Yesterday, gay marriage was legalized federally via the supreme court. Both non-Christians and Christians alike have gone to the social media to “defend marriage,” for what ever that means. This is not one of those articles. This article is for the Christian who has forgotten what kingdom we believe in.
To the gay man or woman reading this article, I am sorry for the way a lot of vocal Christians have demonized and hated you. I feel like Jesus would have a few choice words to say to them and he would have open arms for you.
1. Gay marriage isn’t merely an issue, it’s a person.
I really do feel like a broken record saying this but, gay men and women are people who are loved deeply by our Creator. Like I mentioned in my last article, every person, no matter sexual orientation or marital status, is dear to God. For many Christians though, gay marriage has become a political platform to defend the biblical definition of marriage and I do agree with that definition. However, before we go on our social media outlets, let’s remember that our sin put Jesus on the cross too.
2. The Kingdom of God is not “power over” political.
Somewhere along the Church’s history in America we have adopted the idea that we must go in and legislate the Kingdom of God into being. Whether it be having prayer mandated in schools or, in this case, keeping gay marriage illegal. The problem is that Jesus didn’t preach that. Jesus came to bring the Kingdom of God and Jesus is the authority over that – not legislations or politicians. The way people will know we follow Christ isn’t through a domineering mandate, but rather how we love and serve our neighbors.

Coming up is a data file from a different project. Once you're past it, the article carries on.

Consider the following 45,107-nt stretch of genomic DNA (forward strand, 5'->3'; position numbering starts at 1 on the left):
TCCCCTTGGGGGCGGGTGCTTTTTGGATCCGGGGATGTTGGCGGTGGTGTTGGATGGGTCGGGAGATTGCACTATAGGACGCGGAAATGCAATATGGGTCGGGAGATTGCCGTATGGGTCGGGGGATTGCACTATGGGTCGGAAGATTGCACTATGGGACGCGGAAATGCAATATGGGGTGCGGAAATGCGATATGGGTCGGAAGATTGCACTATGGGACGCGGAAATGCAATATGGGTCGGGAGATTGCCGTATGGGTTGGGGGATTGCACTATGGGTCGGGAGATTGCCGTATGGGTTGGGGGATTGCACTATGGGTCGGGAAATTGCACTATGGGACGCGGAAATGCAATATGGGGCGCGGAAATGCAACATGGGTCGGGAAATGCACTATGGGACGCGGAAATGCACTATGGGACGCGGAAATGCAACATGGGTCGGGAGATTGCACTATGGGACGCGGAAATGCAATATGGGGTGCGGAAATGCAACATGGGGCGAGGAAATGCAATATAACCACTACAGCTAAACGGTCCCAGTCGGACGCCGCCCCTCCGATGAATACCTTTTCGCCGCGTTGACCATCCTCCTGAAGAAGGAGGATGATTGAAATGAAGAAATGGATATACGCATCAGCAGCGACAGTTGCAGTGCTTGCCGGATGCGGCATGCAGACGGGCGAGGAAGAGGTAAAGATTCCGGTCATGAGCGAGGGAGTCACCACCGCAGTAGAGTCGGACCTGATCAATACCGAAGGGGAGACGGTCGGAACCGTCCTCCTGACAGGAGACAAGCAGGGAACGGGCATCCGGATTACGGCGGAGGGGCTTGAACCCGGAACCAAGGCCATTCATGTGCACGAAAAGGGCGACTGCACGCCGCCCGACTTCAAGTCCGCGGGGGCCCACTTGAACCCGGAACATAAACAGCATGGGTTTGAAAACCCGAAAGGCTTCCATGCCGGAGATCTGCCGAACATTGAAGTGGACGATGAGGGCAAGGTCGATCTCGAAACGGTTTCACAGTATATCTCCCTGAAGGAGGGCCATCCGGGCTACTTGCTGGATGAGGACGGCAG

3. True change doesn’t come through rules or legislation.
A common argument against keeping gay marriage illegal was that it is not God’s intention for marriage, which is true. However, shouldn’t we also then fight to make fathers who leave their families illegal? What about heterosexual divorce? The problem with rules is that they do not actually change the heart – God and his grace does.
One time, Jesus was asked a political question – should we pay taxes? Sounds silly, but remember, the Romans were murdering and torturing Jewish citizens. Jewish taxes funded that torture and therefore was “supporting their behavior.” Sounds kind of familiar. Jesus’ response was brilliant,
“whose likeness and inscription is this?” They said to him, “Caesar’s.” Jesus said to them, “Render to Caesar the things that are Caesar’s, and to God the things that are God’s.”
In essence, Jesus exposed the question to the heart of the question – “what belongs to God?” So does marriage belong to God? Yes, regardless of the current legislation. Our first citizenship is to God’s kingdom, not America’s.
4. Live in the Kingdom.
So now that gay marriage is the law of the land, what do we do? One thing we should not do is go to the streets with picket lines and protests. Jesus could have started many organizations in his day to change the laws that weren’t in line with his Kingdom, but he didn’t. Instead, Jesus served those he disagreed with. He spent time with those who were far from God and because of that, time and time again, many people were brought into his Kingdom. Which is the point of the Jesus’ new kingdom. It’s not to hang above someone’s head and force them to live as we call, life to the full, but rather serve them and invite them. Just like Jesus did.